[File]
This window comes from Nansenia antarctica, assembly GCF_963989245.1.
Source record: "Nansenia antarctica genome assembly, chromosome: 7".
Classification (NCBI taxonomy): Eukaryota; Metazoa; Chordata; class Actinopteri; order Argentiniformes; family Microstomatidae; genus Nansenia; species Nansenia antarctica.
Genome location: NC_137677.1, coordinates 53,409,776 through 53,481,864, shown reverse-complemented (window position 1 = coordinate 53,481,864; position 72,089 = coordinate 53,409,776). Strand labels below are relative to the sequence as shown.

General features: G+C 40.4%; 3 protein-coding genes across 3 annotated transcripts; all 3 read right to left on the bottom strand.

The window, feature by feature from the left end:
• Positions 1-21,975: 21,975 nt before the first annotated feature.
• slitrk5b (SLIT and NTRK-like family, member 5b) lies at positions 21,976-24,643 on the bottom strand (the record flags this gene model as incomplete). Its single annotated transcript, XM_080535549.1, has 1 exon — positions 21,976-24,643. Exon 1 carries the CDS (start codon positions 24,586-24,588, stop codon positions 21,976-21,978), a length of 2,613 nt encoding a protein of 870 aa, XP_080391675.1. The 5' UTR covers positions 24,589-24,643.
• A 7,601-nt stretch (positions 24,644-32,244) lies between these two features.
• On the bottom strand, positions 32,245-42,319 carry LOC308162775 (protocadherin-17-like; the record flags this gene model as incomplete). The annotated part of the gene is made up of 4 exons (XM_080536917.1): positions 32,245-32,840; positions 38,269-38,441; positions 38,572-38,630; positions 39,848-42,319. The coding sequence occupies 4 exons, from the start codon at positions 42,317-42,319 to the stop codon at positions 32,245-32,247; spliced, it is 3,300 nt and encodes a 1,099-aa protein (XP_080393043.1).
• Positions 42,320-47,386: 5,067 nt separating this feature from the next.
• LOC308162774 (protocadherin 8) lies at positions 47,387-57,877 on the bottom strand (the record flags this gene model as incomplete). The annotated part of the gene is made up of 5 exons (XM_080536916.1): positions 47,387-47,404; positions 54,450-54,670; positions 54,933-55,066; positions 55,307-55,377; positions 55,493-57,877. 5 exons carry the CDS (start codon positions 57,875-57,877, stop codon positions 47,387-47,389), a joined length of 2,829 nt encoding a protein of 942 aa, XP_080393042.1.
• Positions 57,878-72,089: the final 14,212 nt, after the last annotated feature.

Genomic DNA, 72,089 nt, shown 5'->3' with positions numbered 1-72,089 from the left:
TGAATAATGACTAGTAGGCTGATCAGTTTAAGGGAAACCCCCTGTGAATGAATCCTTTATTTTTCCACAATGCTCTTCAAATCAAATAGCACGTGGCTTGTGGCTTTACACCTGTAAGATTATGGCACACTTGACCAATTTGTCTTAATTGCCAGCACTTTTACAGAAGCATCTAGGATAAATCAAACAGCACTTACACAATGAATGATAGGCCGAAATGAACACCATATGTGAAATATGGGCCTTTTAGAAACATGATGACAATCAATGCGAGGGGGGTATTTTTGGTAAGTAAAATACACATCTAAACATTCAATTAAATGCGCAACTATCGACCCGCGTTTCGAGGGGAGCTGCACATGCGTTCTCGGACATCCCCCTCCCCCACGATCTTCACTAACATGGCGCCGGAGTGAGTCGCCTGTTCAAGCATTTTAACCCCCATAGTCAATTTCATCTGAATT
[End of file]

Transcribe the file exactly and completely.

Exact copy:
This window comes from Nansenia antarctica, assembly GCF_963989245.1.
Source record: "Nansenia antarctica genome assembly, chromosome: 7".
Classification (NCBI taxonomy): Eukaryota; Metazoa; Chordata; class Actinopteri; order Argentiniformes; family Microstomatidae; genus Nansenia; species Nansenia antarctica.
Genome location: NC_137677.1, coordinates 53,409,776 through 53,481,864, shown reverse-complemented (window position 1 = coordinate 53,481,864; position 72,089 = coordinate 53,409,776). Strand labels below are relative to the sequence as shown.

General features: G+C 40.4%; 3 protein-coding genes across 3 annotated transcripts; all 3 read right to left on the bottom strand.

The window, feature by feature from the left end:
• Positions 1-21,975: 21,975 nt before the first annotated feature.
• slitrk5b (SLIT and NTRK-like family, member 5b) lies at positions 21,976-24,643 on the bottom strand (the record flags this gene model as incomplete). Its single annotated transcript, XM_080535549.1, has 1 exon — positions 21,976-24,643. Exon 1 carries the CDS (start codon positions 24,586-24,588, stop codon positions 21,976-21,978), a length of 2,613 nt encoding a protein of 870 aa, XP_080391675.1. The 5' UTR covers positions 24,589-24,643.
• A 7,601-nt stretch (positions 24,644-32,244) lies between these two features.
• On the bottom strand, positions 32,245-42,319 carry LOC308162775 (protocadherin-17-like; the record flags this gene model as incomplete). The annotated part of the gene is made up of 4 exons (XM_080536917.1): positions 32,245-32,840; positions 38,269-38,441; positions 38,572-38,630; positions 39,848-42,319. The coding sequence occupies 4 exons, from the start codon at positions 42,317-42,319 to the stop codon at positions 32,245-32,247; spliced, it is 3,300 nt and encodes a 1,099-aa protein (XP_080393043.1).
• Positions 42,320-47,386: 5,067 nt separating this feature from the next.
• LOC308162774 (protocadherin 8) lies at positions 47,387-57,877 on the bottom strand (the record flags this gene model as incomplete). The annotated part of the gene is made up of 5 exons (XM_080536916.1): positions 47,387-47,404; positions 54,450-54,670; positions 54,933-55,066; positions 55,307-55,377; positions 55,493-57,877. 5 exons carry the CDS (start codon positions 57,875-57,877, stop codon positions 47,387-47,389), a joined length of 2,829 nt encoding a protein of 942 aa, XP_080393042.1.
• Positions 57,878-72,089: the final 14,212 nt, after the last annotated feature.

Genomic DNA, 72,089 nt, shown 5'->3' with positions numbered 1-72,089 from the left:
TGAATAATGACTAGTAGGCTGATCAGTTTAAGGGAAACCCCCTGTGAATGAATCCTTTATTTTTCCACAATGCTCTTCAAATCAAATAGCACGTGGCTTGTGGCTTTACACCTGTAAGATTATGGCACACTTGACCAATTTGTCTTAATTGCCAGCACTTTTACAGAAGCATCTAGGATAAATCAAACAGCACTTACACAATGAATGATAGGCCGAAATGAACACCATATGTGAAATATGGGCCTTTTAGAAACATGATGACAATCAATGCGAGGGGGGTATTTTTGGTAAGTAAAATACACATCTAAACATTCAATTAAATGCGCAACTATCGACCCGCGTTTCGAGGGGAGCTGCACATGCGTTCTCGGACATCCCCCTCCCCCACGATCTTCACTAACATGGCGCCGGAGTGAGTCGCCTGTTCAAGCATTTTAACCCCCATAGTCAATTTCATCTGAATT